By Peter Block

Despite the popularity of the idea of stewardship, the continuing story of most organizations is a celebration of the importance of great leadership, in either its harsher or kindlier forms. Our institutional models are basically patriarchal.  Everyone wants to know where to find partnership on a large scale.

As we turn our attention to finding the process through which to live out our intention to institutionalize stewardship principles and practices, we are faced with a paradox: how does patriarchy go about the task of changing or healing itself?

Even after we decide that top-down, parenting management strategies will not win, many efforts to change will inevitably reenact the same beliefs that created the need for change in the first place. Change management, as it is called will too often use a mixture of leadership, consistency, control, and predictability to try to implement the ideas of empowerment, partnership, and self-management. Patriarchy will reinvent itself in living out the promise of its own demise.

This reality is a major source of the cynicism about whether cultural change is ever lasting or even possible. If the experience of moving from leadership to stewardship does not in itself incorporate choice and local autonomy, then it has no credibility and will forever be a program requiring constant infusions.

The symptom of our doubt is the question that keeps coming up: “What’s next?” It is based on the experience that nothing ever really sticks or makes a fundamental difference. Conventional cultural change programs may give our organizations a new look, but the mind-set and the way we operate stay the same. These efforts then are simply cosmetic. And we switch quickly from one to the next, like restlessly changing channels, never questioning that it is the act of watching television that is the source of our discontent.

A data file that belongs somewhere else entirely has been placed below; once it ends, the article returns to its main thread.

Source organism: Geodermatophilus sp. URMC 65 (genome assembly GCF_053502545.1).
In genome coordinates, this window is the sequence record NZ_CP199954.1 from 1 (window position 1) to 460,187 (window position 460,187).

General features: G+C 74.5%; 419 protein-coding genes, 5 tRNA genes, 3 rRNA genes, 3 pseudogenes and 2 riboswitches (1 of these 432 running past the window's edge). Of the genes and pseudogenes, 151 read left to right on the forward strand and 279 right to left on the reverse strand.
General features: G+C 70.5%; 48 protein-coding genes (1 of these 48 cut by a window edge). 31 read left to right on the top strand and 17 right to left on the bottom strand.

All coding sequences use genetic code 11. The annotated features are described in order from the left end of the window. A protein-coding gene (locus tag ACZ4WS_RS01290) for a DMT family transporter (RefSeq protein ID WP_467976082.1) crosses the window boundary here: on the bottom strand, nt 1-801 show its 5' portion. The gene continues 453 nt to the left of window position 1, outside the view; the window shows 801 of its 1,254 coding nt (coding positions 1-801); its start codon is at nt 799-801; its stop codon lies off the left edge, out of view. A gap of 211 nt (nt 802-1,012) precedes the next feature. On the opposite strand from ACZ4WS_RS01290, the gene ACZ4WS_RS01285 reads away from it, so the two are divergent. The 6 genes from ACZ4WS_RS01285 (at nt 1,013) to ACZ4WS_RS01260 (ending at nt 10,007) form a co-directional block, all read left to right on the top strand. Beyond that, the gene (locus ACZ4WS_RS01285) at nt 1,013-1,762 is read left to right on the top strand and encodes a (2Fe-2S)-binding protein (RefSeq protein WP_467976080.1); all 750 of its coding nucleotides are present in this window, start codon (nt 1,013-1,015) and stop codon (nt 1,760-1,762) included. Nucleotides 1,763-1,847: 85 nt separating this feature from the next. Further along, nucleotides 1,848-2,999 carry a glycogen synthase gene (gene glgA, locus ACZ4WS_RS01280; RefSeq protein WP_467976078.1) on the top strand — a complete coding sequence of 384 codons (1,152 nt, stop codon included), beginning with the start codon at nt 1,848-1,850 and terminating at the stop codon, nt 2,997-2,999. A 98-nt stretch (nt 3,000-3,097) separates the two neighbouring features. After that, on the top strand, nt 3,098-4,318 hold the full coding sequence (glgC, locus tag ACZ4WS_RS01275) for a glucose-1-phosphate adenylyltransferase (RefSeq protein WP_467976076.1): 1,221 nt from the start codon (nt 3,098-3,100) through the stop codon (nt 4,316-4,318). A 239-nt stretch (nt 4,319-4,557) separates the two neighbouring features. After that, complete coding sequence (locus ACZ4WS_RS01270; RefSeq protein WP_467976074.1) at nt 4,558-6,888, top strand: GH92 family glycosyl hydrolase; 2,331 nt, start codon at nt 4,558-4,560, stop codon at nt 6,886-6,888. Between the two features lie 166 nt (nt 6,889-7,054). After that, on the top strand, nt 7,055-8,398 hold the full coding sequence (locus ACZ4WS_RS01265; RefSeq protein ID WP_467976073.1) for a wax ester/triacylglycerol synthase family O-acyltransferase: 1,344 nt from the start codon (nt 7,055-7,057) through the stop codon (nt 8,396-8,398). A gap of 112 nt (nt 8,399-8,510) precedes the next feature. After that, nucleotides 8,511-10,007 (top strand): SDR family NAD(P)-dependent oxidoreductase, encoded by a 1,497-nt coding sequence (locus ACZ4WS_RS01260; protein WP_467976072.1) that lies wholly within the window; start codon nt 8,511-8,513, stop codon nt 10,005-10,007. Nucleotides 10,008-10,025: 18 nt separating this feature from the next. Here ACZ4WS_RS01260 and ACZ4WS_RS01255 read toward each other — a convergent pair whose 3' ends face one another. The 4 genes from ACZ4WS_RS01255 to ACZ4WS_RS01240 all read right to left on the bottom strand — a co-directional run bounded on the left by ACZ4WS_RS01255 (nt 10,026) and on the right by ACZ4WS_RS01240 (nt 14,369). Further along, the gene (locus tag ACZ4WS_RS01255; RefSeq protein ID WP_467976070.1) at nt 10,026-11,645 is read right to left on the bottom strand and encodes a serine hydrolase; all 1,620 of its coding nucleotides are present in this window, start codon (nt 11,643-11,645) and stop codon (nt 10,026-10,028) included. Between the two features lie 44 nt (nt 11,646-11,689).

The answer to the question of what is next is: “Nothing is next. There is nothing that will be any more helpful than what we already have.” Any organization-improvement idea, committed to over time, will give us what we need. It is our willingness to commit, engage people again and again, make constant course corrections and sustain our faith that works.

We need to deconstruct the idea that in order to have control and consistency in our product or service quality, we must have consistency and control in the way we govern the people creating the product or service. . The governance or human system need the opposite of consistency and control, it needs local choice, experimenting with a variety of paths, bring people together to make social innovations. This how to succeed in shifting, customer-driven environment. Improvement efforts that produce no redistribution of power, purpose, or privilege will produce no real improvement.

Choosing to create our own experiment in putting the future into the hands of each member of an organization is walking into an unlit room. For this reason and more, the choice for stewardship begins with an act of faith.

More Info


Adapted from Stewardship: Choosing Service over Self-Interest, 2d ed. (San Francisco: Berrett-Kohler, 2013).